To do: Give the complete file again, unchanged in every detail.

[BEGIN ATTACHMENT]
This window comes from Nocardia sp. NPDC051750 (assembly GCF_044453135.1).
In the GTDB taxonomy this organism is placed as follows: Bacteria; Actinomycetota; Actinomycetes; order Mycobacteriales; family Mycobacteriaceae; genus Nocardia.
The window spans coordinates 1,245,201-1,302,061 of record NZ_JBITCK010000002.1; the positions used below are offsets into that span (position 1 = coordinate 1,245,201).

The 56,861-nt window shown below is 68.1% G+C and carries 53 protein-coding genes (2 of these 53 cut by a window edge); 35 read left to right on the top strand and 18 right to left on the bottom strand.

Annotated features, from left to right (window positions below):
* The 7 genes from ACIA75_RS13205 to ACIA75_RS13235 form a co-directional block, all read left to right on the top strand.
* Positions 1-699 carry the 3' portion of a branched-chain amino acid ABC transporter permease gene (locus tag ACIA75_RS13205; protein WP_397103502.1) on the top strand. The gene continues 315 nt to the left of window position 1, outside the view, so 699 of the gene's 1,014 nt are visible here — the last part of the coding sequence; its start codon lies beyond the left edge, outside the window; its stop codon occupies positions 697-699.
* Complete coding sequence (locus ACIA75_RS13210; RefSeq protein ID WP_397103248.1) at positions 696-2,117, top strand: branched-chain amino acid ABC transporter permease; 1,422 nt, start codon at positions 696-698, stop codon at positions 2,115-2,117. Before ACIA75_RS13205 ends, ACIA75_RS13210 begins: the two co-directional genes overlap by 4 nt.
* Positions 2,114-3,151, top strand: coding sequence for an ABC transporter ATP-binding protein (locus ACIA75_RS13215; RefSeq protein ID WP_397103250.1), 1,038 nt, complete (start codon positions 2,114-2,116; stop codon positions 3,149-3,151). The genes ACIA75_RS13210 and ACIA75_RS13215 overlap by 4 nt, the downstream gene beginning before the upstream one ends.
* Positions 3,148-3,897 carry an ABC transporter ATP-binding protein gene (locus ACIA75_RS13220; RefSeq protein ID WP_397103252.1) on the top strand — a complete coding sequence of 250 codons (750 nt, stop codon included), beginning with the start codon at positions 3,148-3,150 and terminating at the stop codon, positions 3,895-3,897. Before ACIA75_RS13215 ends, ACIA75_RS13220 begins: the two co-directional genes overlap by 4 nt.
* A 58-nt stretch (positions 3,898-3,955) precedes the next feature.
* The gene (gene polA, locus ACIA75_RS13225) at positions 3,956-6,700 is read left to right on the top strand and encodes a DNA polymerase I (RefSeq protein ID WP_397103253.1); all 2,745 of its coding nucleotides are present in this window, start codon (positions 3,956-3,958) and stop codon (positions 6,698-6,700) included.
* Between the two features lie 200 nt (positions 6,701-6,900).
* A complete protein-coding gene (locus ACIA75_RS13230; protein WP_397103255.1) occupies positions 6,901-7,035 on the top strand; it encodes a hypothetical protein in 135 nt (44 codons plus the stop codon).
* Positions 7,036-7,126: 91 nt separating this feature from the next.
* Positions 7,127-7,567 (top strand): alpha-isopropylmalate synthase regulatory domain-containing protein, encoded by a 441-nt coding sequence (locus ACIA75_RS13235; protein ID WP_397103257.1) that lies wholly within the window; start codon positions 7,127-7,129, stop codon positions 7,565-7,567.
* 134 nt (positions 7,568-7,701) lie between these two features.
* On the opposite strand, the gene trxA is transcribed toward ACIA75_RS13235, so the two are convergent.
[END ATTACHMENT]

This window comes from Nocardia sp. NPDC051750 (assembly GCF_044453135.1).
In the GTDB taxonomy this organism is placed as follows: Bacteria; Actinomycetota; Actinomycetes; order Mycobacteriales; family Mycobacteriaceae; genus Nocardia.
The window spans coordinates 1,245,201-1,302,061 of record NZ_JBITCK010000002.1; the positions used below are offsets into that span (position 1 = coordinate 1,245,201).

The 56,861-nt window shown below is 68.1% G+C and carries 53 protein-coding genes (2 of these 53 cut by a window edge); 35 read left to right on the top strand and 18 right to left on the bottom strand.

Annotated features, from left to right (window positions below):
* The 7 genes from ACIA75_RS13205 to ACIA75_RS13235 form a co-directional block, all read left to right on the top strand.
* Positions 1-699 carry the 3' portion of a branched-chain amino acid ABC transporter permease gene (locus tag ACIA75_RS13205; protein WP_397103502.1) on the top strand. The gene continues 315 nt to the left of window position 1, outside the view, so 699 of the gene's 1,014 nt are visible here — the last part of the coding sequence; its start codon lies beyond the left edge, outside the window; its stop codon occupies positions 697-699.
* Complete coding sequence (locus ACIA75_RS13210; RefSeq protein ID WP_397103248.1) at positions 696-2,117, top strand: branched-chain amino acid ABC transporter permease; 1,422 nt, start codon at positions 696-698, stop codon at positions 2,115-2,117. Before ACIA75_RS13205 ends, ACIA75_RS13210 begins: the two co-directional genes overlap by 4 nt.
* Positions 2,114-3,151, top strand: coding sequence for an ABC transporter ATP-binding protein (locus ACIA75_RS13215; RefSeq protein ID WP_397103250.1), 1,038 nt, complete (start codon positions 2,114-2,116; stop codon positions 3,149-3,151). The genes ACIA75_RS13210 and ACIA75_RS13215 overlap by 4 nt, the downstream gene beginning before the upstream one ends.
* Positions 3,148-3,897 carry an ABC transporter ATP-binding protein gene (locus ACIA75_RS13220; RefSeq protein ID WP_397103252.1) on the top strand — a complete coding sequence of 250 codons (750 nt, stop codon included), beginning with the start codon at positions 3,148-3,150 and terminating at the stop codon, positions 3,895-3,897. Before ACIA75_RS13215 ends, ACIA75_RS13220 begins: the two co-directional genes overlap by 4 nt.
* A 58-nt stretch (positions 3,898-3,955) precedes the next feature.
* The gene (gene polA, locus ACIA75_RS13225) at positions 3,956-6,700 is read left to right on the top strand and encodes a DNA polymerase I (RefSeq protein ID WP_397103253.1); all 2,745 of its coding nucleotides are present in this window, start codon (positions 3,956-3,958) and stop codon (positions 6,698-6,700) included.
* Between the two features lie 200 nt (positions 6,701-6,900).
* A complete protein-coding gene (locus ACIA75_RS13230; protein WP_397103255.1) occupies positions 6,901-7,035 on the top strand; it encodes a hypothetical protein in 135 nt (44 codons plus the stop codon).
* Positions 7,036-7,126: 91 nt separating this feature from the next.
* Positions 7,127-7,567 (top strand): alpha-isopropylmalate synthase regulatory domain-containing protein, encoded by a 441-nt coding sequence (locus ACIA75_RS13235; protein ID WP_397103257.1) that lies wholly within the window; start codon positions 7,127-7,129, stop codon positions 7,565-7,567.
* 134 nt (positions 7,568-7,701) lie between these two features.
* On the opposite strand, the gene trxA is transcribed toward ACIA75_RS13235, so the two are convergent.